Simple deflectors give wind turbines a real boost | From vacuums to the next stage in electric vehicles | Advances in sensor tech detailed at conference
February 20, 2018
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Simple deflectors give wind turbines a real boost
The addition of simple deflectors can increase wind turbine efficiency as much as 11.4%, a highly significant result, according to research by a Rutgers University team. The key is the ability of the addition of several deflectors to produce more torque.
ASME (2/2018) 
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From vacuums to the next stage in electric vehicles
Vacuum cleaner maker Dyson's stated plans to get into the business of making electric cars appears aimed at taking the technology a step further. The company is reported to be looking at solid state batteries for power -- the next step beyond lithium ion batteries -- and carbon fiber for structural components.
Gizmodo Australia (2/20) 
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Long-term Solution to Vibrations
Over a 13-year span, a major oil company fought recurring high vibrations in three gas reinjection compressor trains, resulting in 1% capacity loss each year. Today, optimized bearings and dampers have addressed the root cause of the vibrations, providing long-term performance and ROI. Read the case study.
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Innovations & Trends
Advances in sensor tech detailed at conference
Sony described aspects of its event-driven, low-power complementary metal-oxide-semiconductor image sensor at the International Solid-State Circuits Conference. Meanwhile, Microsoft detailed the latest version of the time-of-flight sensor in the Kinect-2, among other sensor technology papers presented by Panasonic and Toshiba.
EE Times (2/19) 
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School's students from 3 states to graduate with job experience
The Tri-State STEM+M school in Ohio offers students from that state, Kentucky and West Virginia access to honors diplomas with a special focus in science, technology, engineering and math, plus medicine. Besides the STEM and medicine curriculum, students complete job-shadowing and internships to gain work experience.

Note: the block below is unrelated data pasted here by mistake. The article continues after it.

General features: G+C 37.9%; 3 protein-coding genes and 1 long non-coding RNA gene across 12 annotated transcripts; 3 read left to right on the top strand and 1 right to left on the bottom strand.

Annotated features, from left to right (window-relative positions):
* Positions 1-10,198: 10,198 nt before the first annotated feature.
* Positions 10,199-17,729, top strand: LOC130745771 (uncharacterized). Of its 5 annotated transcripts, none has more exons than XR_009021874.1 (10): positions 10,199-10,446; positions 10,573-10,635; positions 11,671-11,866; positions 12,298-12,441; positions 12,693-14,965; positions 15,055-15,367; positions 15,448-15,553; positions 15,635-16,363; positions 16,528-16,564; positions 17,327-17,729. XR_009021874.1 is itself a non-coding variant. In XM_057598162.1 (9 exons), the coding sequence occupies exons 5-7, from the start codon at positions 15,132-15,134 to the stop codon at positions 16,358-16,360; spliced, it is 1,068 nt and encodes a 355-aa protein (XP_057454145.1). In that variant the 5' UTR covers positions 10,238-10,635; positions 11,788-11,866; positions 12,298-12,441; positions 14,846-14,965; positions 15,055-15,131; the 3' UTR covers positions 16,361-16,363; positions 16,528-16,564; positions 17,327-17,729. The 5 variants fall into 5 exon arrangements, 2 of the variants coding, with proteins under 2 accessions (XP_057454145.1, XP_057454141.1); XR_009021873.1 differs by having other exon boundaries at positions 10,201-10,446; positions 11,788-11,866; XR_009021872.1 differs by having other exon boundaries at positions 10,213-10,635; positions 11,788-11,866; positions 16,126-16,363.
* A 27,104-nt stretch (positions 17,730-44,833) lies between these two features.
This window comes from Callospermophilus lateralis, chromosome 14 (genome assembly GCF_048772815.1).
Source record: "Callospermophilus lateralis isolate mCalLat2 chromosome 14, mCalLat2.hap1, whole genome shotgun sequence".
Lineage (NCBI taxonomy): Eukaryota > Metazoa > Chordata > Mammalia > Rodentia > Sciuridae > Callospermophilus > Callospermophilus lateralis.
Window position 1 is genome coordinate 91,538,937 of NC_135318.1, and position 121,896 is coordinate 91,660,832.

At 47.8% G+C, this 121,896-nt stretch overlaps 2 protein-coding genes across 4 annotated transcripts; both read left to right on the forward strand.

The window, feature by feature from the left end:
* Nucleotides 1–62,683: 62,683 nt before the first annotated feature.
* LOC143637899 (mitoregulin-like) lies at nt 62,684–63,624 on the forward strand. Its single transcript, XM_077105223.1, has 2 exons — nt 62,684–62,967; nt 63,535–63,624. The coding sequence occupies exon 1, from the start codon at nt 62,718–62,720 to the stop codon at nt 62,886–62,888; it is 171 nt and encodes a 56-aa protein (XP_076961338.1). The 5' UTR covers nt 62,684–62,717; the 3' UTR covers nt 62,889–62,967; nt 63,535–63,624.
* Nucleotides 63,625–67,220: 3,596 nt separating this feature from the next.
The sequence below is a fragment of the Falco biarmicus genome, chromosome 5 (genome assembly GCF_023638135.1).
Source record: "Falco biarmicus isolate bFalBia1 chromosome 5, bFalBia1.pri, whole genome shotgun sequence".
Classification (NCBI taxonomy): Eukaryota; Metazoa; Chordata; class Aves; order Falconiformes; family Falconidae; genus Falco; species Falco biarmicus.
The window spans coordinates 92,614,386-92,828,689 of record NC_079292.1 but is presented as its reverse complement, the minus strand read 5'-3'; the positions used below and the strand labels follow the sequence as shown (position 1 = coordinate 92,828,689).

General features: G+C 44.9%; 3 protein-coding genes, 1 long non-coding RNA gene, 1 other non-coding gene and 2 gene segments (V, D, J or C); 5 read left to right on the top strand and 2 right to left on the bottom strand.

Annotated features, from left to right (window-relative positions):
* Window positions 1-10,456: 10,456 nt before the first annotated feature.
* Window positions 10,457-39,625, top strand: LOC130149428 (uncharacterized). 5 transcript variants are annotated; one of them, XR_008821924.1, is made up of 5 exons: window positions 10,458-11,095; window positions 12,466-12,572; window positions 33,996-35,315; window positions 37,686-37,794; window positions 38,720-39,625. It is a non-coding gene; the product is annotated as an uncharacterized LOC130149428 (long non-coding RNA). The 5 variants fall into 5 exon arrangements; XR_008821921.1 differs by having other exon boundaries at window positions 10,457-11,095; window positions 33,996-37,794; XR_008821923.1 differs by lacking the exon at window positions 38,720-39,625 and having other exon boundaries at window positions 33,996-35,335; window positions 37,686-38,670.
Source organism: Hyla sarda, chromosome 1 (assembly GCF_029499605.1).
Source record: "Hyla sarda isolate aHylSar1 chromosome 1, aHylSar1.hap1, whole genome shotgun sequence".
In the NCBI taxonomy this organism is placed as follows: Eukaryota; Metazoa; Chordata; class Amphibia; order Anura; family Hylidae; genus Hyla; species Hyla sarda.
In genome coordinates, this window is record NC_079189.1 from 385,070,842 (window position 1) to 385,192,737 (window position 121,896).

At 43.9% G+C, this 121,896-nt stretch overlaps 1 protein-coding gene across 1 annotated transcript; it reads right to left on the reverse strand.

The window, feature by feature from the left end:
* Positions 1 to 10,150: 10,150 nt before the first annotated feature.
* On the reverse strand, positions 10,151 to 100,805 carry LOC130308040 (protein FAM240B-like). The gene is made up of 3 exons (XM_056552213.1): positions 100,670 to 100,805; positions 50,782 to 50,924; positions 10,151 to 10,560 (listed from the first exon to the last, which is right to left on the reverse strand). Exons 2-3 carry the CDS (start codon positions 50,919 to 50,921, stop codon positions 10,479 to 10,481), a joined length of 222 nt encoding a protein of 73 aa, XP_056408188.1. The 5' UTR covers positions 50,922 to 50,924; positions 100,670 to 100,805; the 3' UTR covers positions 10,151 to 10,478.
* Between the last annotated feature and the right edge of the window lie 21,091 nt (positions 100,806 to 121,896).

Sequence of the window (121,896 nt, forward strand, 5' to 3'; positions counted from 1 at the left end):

Charleston Gazette-Mail (W.Va.) (tiered subscription model) (2/16) 
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Waste-to-methanol plant takes shape in the Netherlands
Akzo Nobel, Air Liquide, Enerkem and the Port of Rotterdam have signed preliminary documents supporting the construction of a waste-to-methanol plant in the Netherlands. If the project moves forward, Akzo Nobel would supply the site with hydrogen and buy methanol from it.
S&P Global Platts (2/16) 
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Cleveland-to-Chicago Hyperloop under study
Hyperloop Transportation Technologies will begin investigating an underground Hyperloop system that would carry passengers from Cleveland to Chicago at 200 mph. A 5.5-hour trip by car would be reduced to 30 minutes in the first Hyperloop across state lines.
New Atlas (2/15) 
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General Atomics unit wins DARPA contract for infectious disease Dx device
The Defense Advanced Research Projects Agency has awarded General Atomics Electromagnetic Systems to develop a portable medical device for use by military personnel in testing for infectious diseases. The device, which is expected to provide test results in under an hour, will build on the Portable Diagnostic Platform with disposable cartridges and sensor technology for laboratory-quality molecular diagnostic functions.
ExecutiveBiz (2/15) 
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Commentary: Construction site drones add to safety, efficiency
Using drones on construction sites can help managers "improve safety, project efficiency and data accuracy," writes Mike Danielak, director of client strategy and business development at Skyward. Drones help companies perform survey and design tasks for less cost and offer the "added bonus of gathering the data safely," he writes.
Construction Dive (2/14) 
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Leadership & Development
The right way to express emotions at work
Emotional intelligence in the workplace is about not only expressing your feelings, but also channeling them productively. The Humphrey Group founder Judith Humphrey examines five common emotions experienced at work and explains how best to convey them.
Fast Company online (2/17) 
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ASME News
Free Webinar Focuses on Engineering Culture Change
ASME, along with the Women in Engineering ProActive Network (WEPAN) and Purdue University College of Engineering, will offer a free webinar for engineering department heads, faculty and change leaders on Thursday, Feb. 22, highlighting an evidence-based approach for fostering a more diverse, equitable and inclusive (DEI) engineering culture. The interactive webinar, "An Evidence-Based Approach & Model for Leading Department Culture Change," will discuss why educators should engage in DEI-focused change; what additional resources are available to help engineers lead department culture change; and more. Register for the webinar.
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To conquer fear is the beginning of wisdom.
Bertrand Russell,
philosopher
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